Shelley Berman: Shelley Berman is an American Actor and has been nominated once for an Emmy and nominated once for the Screen Actors Guild Awards. Betty Buckley: Betty Buckley is an American actress and has had 2 Daytime Emmy nominations and 1 TV Land Award nomination.
Betty Buckley: Betty Buckley is an American actress and has had 2 Daytime Emmy nominations and 1 TV Land Award nomination.
George Segal: George Segal, Jr. (born February 13, 1934) is an American actor of stage and screen.
The venue is also possesses some valuable art within the lobby created by artists such as Van Gogh, Brancusi, Stanton, Picasso, and even art created by the Blue Man Group, themselves.
Blue Man Group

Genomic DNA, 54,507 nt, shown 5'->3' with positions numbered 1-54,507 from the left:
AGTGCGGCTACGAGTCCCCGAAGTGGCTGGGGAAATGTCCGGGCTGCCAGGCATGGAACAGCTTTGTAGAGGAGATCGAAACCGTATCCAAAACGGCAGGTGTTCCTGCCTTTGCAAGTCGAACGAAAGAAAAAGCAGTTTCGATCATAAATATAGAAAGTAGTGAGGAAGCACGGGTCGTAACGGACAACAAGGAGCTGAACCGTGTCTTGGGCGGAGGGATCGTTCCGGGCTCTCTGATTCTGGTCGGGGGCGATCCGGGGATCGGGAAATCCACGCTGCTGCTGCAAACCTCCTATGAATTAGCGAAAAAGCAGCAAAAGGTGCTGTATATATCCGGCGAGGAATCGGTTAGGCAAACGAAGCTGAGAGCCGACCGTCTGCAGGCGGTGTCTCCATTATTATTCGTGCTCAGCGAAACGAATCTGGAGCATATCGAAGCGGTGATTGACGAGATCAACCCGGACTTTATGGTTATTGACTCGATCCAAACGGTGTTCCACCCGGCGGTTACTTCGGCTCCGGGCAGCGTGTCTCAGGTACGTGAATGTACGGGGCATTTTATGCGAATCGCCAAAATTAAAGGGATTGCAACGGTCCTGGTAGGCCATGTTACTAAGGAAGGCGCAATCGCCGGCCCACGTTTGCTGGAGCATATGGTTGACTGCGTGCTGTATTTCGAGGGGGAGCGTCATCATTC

The Blue Man Group is a group of three bald men dressed black clothing and the remaining showing skin is painted blue. During the performance, they incorporate the audience through theater, persuasive music, art, science, and vaudeville in a way that has not been experienced in any other form. They were formed in the late 1980s and have performed in Chicago, which was one of the earliest production spots, Boston, New York, Las Vegas, Berlin, Toronto, and London. Inside, the lobby is filled with an art form unique to the group. PVC pipes cover the walls and ceilings as well as digital screens that play unique messages. In the actual theater, there are elements such as paint, PVC based instruments, and Cap'n Crunch cereal, among other elements. The first 5 rows are labeled the "Poncho Seats" that provide ponchos to protect the audience members from the elements coming from the stage. There is also an element known as the "late alarm" that will be set off when an audience member walks in late and they leave the venue at the end of the night sufficiently embarrassed.